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Cara Leonard

New York, NY, United States

Member since March 10, 2008

  • Al Argee: Teaching Kids about Food Allergies

    Education, Industrial Design


    Al Argee was produced to further the mission of Food Allergy Initiative, a non-profit that raises funds for research and education of food allergies.

    Today, 6-8% of all school age American children live with possibly life threatening food allergies for which they must avoid certain foods completely. It is essential that all people around these individuals understand what causes food allergic reactions and what symptoms may occur. Though this education is necessary, there are no fun tools to teach kids about this serious topic.

    Al Argee is a game that teaches children the main eight food allergies, which foods contain these ingredients, and what symptoms may develop if an allergic reaction occurs. The game includes a stuffed character, Al Argee, an allergen selector ball, and three levels of food cards. To play the game, the player selects an allergen from the ball and a food card from the pile then must decide if the food is safe for Al to eat.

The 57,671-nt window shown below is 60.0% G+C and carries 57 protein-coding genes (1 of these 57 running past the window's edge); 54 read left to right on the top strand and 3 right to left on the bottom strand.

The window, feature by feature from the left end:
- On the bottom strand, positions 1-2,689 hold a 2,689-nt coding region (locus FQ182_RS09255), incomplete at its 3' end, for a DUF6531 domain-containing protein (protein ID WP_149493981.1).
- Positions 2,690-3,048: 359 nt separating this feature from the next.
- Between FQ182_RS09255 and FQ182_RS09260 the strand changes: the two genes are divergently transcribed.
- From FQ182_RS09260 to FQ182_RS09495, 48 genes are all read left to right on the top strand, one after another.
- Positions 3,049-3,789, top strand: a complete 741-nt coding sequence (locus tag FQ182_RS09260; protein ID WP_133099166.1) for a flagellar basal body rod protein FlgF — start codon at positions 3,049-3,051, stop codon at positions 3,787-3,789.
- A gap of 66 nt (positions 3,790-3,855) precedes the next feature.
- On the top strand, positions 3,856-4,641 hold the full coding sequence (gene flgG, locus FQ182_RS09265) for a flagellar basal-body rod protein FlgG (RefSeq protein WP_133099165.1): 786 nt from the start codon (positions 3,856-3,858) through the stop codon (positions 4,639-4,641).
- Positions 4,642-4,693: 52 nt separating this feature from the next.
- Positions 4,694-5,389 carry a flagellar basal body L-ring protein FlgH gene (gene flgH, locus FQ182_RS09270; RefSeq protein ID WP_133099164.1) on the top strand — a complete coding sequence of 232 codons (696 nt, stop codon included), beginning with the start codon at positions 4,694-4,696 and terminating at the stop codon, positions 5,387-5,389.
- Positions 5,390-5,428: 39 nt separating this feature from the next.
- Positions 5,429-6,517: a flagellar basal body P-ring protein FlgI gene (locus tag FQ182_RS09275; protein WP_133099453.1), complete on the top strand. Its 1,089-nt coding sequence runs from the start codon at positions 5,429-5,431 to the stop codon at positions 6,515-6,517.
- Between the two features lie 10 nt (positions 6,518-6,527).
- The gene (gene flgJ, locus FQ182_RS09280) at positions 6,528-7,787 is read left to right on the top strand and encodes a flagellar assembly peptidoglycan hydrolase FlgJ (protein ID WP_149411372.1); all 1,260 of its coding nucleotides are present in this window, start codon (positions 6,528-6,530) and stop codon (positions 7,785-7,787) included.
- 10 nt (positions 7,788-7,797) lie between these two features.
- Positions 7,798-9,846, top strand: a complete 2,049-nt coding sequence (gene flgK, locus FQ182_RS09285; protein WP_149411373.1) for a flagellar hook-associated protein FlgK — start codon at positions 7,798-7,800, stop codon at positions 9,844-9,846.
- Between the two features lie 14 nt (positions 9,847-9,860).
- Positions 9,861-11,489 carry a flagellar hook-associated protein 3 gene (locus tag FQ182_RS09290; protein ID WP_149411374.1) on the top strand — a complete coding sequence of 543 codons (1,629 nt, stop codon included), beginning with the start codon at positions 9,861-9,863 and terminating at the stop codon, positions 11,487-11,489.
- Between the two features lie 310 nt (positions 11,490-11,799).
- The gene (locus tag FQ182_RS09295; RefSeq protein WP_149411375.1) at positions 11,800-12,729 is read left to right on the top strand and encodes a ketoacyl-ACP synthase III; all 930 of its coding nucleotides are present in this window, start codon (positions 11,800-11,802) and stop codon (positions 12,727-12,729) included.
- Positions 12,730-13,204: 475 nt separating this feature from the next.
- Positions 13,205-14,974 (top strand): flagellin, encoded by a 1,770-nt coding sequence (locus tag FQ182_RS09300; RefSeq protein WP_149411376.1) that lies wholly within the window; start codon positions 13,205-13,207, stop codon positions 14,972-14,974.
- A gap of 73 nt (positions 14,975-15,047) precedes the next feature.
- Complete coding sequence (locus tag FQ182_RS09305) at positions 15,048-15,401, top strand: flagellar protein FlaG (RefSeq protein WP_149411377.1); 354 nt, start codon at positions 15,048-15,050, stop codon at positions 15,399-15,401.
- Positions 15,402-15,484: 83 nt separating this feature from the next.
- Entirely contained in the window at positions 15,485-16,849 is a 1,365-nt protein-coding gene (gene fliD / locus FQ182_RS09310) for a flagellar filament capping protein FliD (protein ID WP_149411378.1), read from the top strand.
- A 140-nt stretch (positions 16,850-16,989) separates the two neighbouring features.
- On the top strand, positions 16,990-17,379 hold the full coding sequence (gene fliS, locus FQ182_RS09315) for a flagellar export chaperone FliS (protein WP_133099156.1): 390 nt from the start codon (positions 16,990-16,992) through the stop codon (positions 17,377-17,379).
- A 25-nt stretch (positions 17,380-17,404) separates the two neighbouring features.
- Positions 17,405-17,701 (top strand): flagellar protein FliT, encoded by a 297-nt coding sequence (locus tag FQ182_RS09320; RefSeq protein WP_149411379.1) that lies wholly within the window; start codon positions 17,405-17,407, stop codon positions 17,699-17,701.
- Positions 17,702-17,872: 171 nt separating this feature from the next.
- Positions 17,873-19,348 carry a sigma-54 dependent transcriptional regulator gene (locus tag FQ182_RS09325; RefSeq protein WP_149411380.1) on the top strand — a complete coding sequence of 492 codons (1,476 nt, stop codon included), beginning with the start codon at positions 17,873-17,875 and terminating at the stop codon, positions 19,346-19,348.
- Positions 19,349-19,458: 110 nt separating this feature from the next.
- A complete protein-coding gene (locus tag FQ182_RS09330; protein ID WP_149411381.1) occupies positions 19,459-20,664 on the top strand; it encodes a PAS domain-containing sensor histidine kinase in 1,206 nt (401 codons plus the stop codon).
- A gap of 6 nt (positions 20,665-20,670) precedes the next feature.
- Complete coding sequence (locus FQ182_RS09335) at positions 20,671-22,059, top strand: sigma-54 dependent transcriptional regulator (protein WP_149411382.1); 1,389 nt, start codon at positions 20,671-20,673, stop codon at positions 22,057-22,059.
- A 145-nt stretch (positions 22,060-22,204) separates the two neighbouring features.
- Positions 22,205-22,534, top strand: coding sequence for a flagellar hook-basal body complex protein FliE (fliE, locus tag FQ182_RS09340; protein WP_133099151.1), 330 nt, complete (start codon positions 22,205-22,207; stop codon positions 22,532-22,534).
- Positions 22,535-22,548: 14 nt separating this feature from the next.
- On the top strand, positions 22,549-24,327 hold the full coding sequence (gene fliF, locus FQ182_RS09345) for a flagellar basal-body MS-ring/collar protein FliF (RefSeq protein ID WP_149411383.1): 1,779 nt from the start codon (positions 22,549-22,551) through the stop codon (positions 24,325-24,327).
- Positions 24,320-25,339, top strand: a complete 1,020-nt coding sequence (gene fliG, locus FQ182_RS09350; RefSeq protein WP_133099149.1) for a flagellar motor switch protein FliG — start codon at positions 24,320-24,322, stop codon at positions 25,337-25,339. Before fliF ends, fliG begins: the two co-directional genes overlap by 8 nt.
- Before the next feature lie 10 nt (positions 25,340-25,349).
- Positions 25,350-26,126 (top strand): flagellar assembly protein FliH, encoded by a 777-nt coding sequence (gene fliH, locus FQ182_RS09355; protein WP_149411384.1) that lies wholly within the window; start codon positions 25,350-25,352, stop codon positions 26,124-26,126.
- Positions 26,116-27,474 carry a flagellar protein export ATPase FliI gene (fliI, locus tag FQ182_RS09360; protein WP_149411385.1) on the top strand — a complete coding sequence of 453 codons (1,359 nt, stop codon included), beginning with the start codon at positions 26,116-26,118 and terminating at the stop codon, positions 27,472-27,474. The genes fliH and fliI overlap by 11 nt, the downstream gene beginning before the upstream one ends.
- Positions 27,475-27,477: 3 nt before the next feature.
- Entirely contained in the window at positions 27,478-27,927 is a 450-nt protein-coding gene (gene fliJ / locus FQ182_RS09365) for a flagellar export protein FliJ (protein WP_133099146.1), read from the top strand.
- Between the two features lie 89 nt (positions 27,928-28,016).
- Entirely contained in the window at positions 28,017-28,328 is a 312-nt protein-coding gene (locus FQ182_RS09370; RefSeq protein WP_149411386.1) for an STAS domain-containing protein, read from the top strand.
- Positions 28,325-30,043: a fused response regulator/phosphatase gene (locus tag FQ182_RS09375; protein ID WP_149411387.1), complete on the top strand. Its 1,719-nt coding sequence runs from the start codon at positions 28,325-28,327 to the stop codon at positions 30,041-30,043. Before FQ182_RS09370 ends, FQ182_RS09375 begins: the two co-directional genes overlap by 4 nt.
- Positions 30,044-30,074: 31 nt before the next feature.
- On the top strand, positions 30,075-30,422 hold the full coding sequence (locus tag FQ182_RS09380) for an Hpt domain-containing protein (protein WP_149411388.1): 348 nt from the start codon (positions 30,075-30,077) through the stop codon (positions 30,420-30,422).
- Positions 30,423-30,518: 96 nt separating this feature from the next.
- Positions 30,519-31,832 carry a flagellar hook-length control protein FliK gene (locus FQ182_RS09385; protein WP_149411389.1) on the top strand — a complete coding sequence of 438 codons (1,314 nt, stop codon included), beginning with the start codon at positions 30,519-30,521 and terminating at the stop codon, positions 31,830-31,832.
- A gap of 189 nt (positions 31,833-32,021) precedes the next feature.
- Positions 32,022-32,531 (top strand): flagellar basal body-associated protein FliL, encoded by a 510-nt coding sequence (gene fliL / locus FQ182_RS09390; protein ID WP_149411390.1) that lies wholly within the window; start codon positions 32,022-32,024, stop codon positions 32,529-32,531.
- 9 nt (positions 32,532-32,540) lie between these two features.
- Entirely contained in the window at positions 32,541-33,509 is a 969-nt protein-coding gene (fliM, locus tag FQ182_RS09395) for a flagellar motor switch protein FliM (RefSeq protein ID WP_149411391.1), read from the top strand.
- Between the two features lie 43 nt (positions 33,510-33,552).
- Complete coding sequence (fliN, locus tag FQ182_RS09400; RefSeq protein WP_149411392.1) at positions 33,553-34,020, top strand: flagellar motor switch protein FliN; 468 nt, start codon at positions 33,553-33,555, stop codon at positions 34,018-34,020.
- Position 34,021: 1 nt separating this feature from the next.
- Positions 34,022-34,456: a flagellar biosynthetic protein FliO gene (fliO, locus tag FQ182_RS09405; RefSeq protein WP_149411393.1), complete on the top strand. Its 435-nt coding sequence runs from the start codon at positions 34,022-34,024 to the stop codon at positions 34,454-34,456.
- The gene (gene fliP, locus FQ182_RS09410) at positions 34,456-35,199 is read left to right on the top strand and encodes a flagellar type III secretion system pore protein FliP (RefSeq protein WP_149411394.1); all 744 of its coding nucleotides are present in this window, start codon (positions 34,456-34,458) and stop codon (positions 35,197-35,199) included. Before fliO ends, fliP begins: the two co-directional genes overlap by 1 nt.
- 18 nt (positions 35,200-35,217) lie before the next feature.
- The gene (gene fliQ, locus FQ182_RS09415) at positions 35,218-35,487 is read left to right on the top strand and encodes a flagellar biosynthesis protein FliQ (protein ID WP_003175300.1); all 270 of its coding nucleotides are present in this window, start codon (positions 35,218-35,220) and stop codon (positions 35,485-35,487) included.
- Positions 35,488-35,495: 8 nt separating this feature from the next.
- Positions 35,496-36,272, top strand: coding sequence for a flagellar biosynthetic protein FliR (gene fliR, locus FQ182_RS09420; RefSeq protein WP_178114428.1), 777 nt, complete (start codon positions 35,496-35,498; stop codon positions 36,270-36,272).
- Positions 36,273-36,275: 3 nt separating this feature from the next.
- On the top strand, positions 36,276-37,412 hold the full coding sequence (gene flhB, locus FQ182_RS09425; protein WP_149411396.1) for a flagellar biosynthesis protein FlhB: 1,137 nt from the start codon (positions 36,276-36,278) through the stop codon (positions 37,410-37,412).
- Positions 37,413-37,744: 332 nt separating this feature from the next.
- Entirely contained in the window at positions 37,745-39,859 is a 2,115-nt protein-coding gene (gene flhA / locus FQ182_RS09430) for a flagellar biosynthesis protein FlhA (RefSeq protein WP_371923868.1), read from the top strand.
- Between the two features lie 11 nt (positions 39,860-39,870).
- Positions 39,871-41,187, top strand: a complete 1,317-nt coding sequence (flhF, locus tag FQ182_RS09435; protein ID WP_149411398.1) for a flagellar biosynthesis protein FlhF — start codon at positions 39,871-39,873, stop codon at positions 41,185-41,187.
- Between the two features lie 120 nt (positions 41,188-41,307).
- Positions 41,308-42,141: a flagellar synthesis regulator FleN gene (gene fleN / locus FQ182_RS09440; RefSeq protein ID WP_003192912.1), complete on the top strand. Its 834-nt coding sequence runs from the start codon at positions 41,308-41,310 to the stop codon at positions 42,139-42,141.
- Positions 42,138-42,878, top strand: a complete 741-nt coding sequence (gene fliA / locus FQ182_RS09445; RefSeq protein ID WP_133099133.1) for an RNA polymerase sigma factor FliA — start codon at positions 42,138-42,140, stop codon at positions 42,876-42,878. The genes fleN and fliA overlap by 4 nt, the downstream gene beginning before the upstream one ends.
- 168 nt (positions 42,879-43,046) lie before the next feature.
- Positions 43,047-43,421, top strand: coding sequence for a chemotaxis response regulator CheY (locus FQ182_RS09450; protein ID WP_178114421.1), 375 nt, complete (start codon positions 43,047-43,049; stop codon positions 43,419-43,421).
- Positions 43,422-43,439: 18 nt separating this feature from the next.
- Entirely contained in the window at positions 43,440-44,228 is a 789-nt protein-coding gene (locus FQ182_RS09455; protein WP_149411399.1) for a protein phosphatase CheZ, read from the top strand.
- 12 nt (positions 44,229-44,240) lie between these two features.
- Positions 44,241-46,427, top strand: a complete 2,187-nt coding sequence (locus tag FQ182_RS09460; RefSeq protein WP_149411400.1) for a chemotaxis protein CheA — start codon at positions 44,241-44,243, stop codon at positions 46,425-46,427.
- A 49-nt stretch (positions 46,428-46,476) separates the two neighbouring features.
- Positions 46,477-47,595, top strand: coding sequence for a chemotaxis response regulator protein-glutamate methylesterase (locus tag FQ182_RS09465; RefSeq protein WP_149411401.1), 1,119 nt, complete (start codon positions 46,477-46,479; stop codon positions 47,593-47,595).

By playing with Al Argee, children to develop compassion for Al, creating a desire to keep him safe by learning what foods he can and cannot eat. The knowledge acquired in the game translates into the real world, as children understand that some people must avoid certain foods due to food allergies.

    Because Al Argee is appropriate in a number of settings, including classrooms, allergists’ offices, and homes, methods of distribution need to be found that would accommodate all situations.

  • Cara,

    I've been invited to give feedback to all Parsons students, regarding your thesis projects.

    You've created a very clear problem statement and you've offered up a fun solution to a very serious issue. I love that you've considered empathy-building among children, especially in the instance of food, which we all know impacts our social lives every single day in ever-surprising ways. Only individuals with dietary restrictions understand the real impact of this.

    Starting when children are young and using a tool that is in fact a toy are both strong strategies. It's also good of you to already be considering its long-term impact and how it will work in the lives of the end users.

    Good job! J.

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